Despite Tight Credit and Inventories, Existing Home Sales and Prices Continue Recovery

by devteam May 23rd, 2013 | Share

Existing home sales remain constrainedrnby limited inventory and tight credit but still managed to eke out a smallrnincrease in April the National Association of Realtors® (NAR) said today.  Total existing home sales rose 0.6 percent torna seasonally adjusted annual rate of 4.97 million in April from 4.94 million inrnMarch.  The March number reflects arnsubstantial upward revision from the 4.92 million pace originally reported.  Existing home sales in April were 9.7 percentrnhigher than the 4.53 million sales rate one year earlier.</p

Existing home sales in April were at the<bhighest pace since the homebuyer tax credits caused the market to spike in Novemberrn2009 to a pace of 5.44 million units.  Existing home sales and home prices have beenrnabove year-ago levels for 22 and 14 consecutive months respectively.  The last time there were 14 consecutive monthsrnof year-over-year price increases was from April 2005 to May 2006.    </p

Total existing home sales are completedrntransactions of single-family homes, townhomes, condominiums and cooprnapartments.  Single family sales were uprn1.2 percent in April to 4.38 million annual sales from 4.33 million in March (revisedrnfrom 4.32 million) and were 9.0 percent higher than in April 2012.  Existing condo and coop sales were down,rnhowever to an annualized rate of 590,000 units from 610,000 in March, a -3.3rnpercent change.  April condo sales werern15.7 percent higher than a year earlier. </p

Existing Home Sales</p


Lawrence Yun, NAR chief economist, said the market is solidlyrnrecovering.  “The robust housing market recovery is occurring in spite ofrntight access to credit and limited inventory.  Without these frictions,rnexisting-home sales easily would be well above the 5-million unit pace,” hernsaid.  “Buyer traffic is 31 percent stronger than a year ago, but salesrnare running only about 10 percent higher.  It’s become quite clear thatrnthe only way to tame price growth to a manageable, healthy pace is higherrnlevels of new home construction.”</p

Inventory did rise in April, up 11.9 percent from March to 2.16 millionrnexisting available homes.  Thisrnrepresents a 5.2 month supply compared to a 4.7 month supply in March.  The inventory is still 13.6 percent lowerrnthan in April 2012 when there was a 6.6 month supply.  NAR said inventories are particularly tightrnin the lower price ranges. </p

The national median existing-home price for all housing types was $192,800rnin April, up 11.0 percent from April 2012.  The median existingrnsingle-family home price was $193,300 which is 11.0 percent above a year agornand the median existing condo price was $189,500, 11.3 percent above the pricernin April 2012.</p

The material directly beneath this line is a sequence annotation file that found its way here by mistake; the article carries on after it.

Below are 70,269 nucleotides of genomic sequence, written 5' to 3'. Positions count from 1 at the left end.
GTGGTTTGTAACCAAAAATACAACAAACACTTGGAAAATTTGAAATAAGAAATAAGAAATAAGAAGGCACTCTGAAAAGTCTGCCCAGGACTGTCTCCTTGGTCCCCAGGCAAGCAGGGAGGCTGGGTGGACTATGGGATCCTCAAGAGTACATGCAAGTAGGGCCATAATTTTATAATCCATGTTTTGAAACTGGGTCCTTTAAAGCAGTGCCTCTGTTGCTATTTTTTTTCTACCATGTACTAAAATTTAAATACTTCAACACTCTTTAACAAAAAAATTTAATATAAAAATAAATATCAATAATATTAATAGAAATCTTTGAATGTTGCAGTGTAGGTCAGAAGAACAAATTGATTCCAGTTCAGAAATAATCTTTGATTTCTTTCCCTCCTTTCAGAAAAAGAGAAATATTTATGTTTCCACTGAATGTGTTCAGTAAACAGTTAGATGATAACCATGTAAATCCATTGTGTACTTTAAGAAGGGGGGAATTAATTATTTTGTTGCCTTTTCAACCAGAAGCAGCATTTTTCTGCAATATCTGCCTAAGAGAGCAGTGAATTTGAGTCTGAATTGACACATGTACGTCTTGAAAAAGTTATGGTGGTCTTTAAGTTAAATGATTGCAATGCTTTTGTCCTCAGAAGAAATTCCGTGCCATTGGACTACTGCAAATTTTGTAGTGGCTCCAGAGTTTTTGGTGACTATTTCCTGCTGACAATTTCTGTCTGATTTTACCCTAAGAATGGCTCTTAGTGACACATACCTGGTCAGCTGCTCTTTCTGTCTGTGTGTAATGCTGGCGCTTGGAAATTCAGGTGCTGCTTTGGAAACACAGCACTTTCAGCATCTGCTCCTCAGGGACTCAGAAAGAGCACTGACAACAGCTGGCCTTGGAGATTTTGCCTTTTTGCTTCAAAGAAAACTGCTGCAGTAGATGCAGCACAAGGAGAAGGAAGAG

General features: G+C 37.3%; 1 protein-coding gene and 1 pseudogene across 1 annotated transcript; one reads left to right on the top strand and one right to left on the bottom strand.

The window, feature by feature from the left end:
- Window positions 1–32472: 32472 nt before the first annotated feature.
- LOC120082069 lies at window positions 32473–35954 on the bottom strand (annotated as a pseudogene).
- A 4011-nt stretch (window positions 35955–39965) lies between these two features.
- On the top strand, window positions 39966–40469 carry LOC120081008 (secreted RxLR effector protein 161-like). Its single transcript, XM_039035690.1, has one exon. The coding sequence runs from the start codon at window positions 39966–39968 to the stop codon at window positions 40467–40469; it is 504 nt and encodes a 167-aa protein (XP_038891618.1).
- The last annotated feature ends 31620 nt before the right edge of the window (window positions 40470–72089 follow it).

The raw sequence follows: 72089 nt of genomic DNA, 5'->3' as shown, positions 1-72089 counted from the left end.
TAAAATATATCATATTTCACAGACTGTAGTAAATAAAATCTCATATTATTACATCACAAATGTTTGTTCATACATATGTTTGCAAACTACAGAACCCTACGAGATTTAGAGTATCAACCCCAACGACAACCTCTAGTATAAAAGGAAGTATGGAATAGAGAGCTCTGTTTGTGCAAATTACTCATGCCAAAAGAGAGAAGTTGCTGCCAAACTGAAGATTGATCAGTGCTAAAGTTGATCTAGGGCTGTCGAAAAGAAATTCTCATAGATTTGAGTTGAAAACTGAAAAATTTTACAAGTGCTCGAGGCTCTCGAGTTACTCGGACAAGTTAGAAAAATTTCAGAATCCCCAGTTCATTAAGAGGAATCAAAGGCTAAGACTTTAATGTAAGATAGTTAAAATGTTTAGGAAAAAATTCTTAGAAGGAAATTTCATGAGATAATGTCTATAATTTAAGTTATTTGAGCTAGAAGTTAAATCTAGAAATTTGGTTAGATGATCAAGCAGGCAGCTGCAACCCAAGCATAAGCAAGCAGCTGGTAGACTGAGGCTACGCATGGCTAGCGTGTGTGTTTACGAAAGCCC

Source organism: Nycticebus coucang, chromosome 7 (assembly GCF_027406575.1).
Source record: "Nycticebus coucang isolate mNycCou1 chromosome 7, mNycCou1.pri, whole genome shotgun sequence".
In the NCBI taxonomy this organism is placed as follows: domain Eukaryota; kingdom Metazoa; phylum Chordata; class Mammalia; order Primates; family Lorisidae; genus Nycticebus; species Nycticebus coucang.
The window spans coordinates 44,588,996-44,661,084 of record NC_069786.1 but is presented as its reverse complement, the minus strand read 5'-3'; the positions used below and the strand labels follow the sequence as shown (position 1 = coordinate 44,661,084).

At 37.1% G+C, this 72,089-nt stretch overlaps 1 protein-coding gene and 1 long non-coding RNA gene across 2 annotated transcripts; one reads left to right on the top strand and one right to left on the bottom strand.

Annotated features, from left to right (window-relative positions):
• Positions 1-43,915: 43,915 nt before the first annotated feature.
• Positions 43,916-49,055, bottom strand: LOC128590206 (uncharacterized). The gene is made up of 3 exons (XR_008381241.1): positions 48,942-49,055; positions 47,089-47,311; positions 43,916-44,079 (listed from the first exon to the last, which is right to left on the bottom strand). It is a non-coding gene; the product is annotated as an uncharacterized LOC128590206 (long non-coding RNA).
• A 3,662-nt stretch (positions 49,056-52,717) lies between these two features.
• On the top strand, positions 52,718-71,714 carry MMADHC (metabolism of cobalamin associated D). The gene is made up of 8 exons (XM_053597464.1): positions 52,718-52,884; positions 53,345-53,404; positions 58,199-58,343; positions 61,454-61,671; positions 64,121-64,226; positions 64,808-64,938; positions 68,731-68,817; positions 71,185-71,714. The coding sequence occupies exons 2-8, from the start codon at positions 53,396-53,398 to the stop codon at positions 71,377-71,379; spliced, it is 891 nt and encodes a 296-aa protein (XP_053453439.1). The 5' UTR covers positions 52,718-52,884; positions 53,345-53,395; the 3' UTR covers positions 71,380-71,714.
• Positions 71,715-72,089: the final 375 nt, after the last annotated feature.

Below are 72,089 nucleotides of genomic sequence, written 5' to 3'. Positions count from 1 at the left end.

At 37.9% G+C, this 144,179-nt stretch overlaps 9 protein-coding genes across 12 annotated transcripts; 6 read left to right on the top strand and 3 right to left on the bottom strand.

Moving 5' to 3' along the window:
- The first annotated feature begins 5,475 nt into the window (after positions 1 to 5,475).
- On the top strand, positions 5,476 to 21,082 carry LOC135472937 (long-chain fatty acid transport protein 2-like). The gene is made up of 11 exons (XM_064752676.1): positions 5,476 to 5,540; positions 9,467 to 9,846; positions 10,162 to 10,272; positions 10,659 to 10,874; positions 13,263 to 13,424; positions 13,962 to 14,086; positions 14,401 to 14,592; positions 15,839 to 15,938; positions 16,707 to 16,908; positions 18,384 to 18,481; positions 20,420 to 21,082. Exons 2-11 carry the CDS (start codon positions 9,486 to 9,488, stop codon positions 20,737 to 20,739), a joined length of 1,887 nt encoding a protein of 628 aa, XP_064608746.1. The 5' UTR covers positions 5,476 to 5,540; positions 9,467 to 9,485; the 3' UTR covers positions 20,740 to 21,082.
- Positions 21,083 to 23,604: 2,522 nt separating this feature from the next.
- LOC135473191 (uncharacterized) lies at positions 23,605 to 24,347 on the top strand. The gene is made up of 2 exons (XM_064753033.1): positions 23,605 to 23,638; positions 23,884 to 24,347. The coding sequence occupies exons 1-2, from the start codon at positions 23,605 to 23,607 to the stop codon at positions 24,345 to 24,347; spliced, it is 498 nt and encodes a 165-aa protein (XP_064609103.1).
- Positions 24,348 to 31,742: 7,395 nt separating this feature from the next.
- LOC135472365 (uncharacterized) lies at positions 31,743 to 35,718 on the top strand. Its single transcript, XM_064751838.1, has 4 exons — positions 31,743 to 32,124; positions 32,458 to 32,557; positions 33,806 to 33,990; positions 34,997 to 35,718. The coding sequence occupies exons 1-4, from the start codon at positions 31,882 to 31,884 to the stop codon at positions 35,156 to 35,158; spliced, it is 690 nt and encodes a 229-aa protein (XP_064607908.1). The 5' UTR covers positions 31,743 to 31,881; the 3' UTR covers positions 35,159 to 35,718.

The market share of foreclosures andrnshort sales dropped from 21 percent in March to 18 percent in April, sevenrnpoints below a year earlier.  Elevenrnpercent of April sales were foreclosures, and 7 percent were short sales. rnForeclosures sold for an average discount of 16 percent below market value inrnApril, while short sales were discounted 14 percent.</p

The median time on market for all homes was 43 days in April, down sharplyrnfrom 62 days in March, and is 48 percent faster than the 83 days on market inrnApril 2012.  The median is being pulledrnup by short sales which took 73 days to close while non-distressed sales tookrn44 days and foreclosures 43.  Forty-four percent of all homes sold in Aprilrnwere on the market for less than a month, while only 8 percent were on thernmarket for a year or longer.</p

First-time buyers accounted for 29 percent of purchases in April, comparedrnwith 30 percent in March and 35 percent in April 2012 while investors purchasedrn19 percent of homes during the month, the same as the month before and down onernpercentage point from a year earlier. rnCash sales, which tend to be investor transactions, represented 32rnpercent of sales compared to 30 percent both in March and in April 2012.</p

Sales activity varied on a regional basis but all regions of the countryrnposted strong price increases, up by double digits in two of the four regions.  Existing homes sales rose 1.6 percent in the Northeastrnon a monthly basis and 4.9 percent annually. rnThe median price in the Northeast was $245,100, up 5.1 percent from arnyear ago.</p

Sales were down by 3.4 percent month-over-month in the Midwest but were uprn9.8 percent year-over-year.  The medianrnprice rose 6.7 percent to $149,300. </p

In the South, existing-home sales rose 2.0 percent in April and were 14.9rnpercent above April 2012 sales.  The median price in the South wasrn$168,700, which is 10.6 percent above a year ago.</p

The West saw sales rise 1.7 percent from March and 4.3 percent from thernprior year.  Inventories have been persistentlyrntight in the region and partially account for the 17.5 percent annual pricernincrease there, to a median price of $263,600.

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About the Author


Steven A Feinberg (@CPAsteve) of Appletree Business Services LLC, is a PASBA member accountant located in Londonderry, New Hampshire.

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